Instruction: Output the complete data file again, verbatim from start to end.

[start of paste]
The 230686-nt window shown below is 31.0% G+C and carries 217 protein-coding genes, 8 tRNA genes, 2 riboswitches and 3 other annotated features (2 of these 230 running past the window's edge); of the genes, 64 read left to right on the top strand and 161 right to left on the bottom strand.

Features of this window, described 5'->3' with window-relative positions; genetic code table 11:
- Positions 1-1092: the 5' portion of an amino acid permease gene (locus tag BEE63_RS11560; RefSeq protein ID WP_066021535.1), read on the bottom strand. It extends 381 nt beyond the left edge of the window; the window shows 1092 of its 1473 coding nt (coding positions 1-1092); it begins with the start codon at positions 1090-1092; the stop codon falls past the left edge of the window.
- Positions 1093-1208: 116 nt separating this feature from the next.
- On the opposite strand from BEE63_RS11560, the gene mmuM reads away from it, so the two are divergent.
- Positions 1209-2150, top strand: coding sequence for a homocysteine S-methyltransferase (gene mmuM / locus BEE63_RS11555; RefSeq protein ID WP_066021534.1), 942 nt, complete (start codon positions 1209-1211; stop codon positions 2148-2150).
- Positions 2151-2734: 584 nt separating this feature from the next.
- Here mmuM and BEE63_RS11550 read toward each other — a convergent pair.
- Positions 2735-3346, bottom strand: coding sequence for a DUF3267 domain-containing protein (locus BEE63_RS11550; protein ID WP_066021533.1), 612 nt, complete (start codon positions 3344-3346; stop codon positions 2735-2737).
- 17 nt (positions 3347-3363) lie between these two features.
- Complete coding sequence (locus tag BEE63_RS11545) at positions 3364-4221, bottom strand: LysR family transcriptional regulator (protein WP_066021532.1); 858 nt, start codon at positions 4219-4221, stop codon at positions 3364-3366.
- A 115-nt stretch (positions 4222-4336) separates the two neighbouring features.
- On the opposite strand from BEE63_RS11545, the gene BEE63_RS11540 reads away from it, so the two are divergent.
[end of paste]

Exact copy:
The 230686-nt window shown below is 31.0% G+C and carries 217 protein-coding genes, 8 tRNA genes, 2 riboswitches and 3 other annotated features (2 of these 230 running past the window's edge); of the genes, 64 read left to right on the top strand and 161 right to left on the bottom strand.

Features of this window, described 5'->3' with window-relative positions; genetic code table 11:
- Positions 1-1092: the 5' portion of an amino acid permease gene (locus tag BEE63_RS11560; RefSeq protein ID WP_066021535.1), read on the bottom strand. It extends 381 nt beyond the left edge of the window; the window shows 1092 of its 1473 coding nt (coding positions 1-1092); it begins with the start codon at positions 1090-1092; the stop codon falls past the left edge of the window.
- Positions 1093-1208: 116 nt separating this feature from the next.
- On the opposite strand from BEE63_RS11560, the gene mmuM reads away from it, so the two are divergent.
- Positions 1209-2150, top strand: coding sequence for a homocysteine S-methyltransferase (gene mmuM / locus BEE63_RS11555; RefSeq protein ID WP_066021534.1), 942 nt, complete (start codon positions 1209-1211; stop codon positions 2148-2150).
- Positions 2151-2734: 584 nt separating this feature from the next.
- Here mmuM and BEE63_RS11550 read toward each other — a convergent pair.
- Positions 2735-3346, bottom strand: coding sequence for a DUF3267 domain-containing protein (locus BEE63_RS11550; protein ID WP_066021533.1), 612 nt, complete (start codon positions 3344-3346; stop codon positions 2735-2737).
- 17 nt (positions 3347-3363) lie between these two features.
- Complete coding sequence (locus tag BEE63_RS11545) at positions 3364-4221, bottom strand: LysR family transcriptional regulator (protein WP_066021532.1); 858 nt, start codon at positions 4219-4221, stop codon at positions 3364-3366.
- A 115-nt stretch (positions 4222-4336) separates the two neighbouring features.
- On the opposite strand from BEE63_RS11545, the gene BEE63_RS11540 reads away from it, so the two are divergent.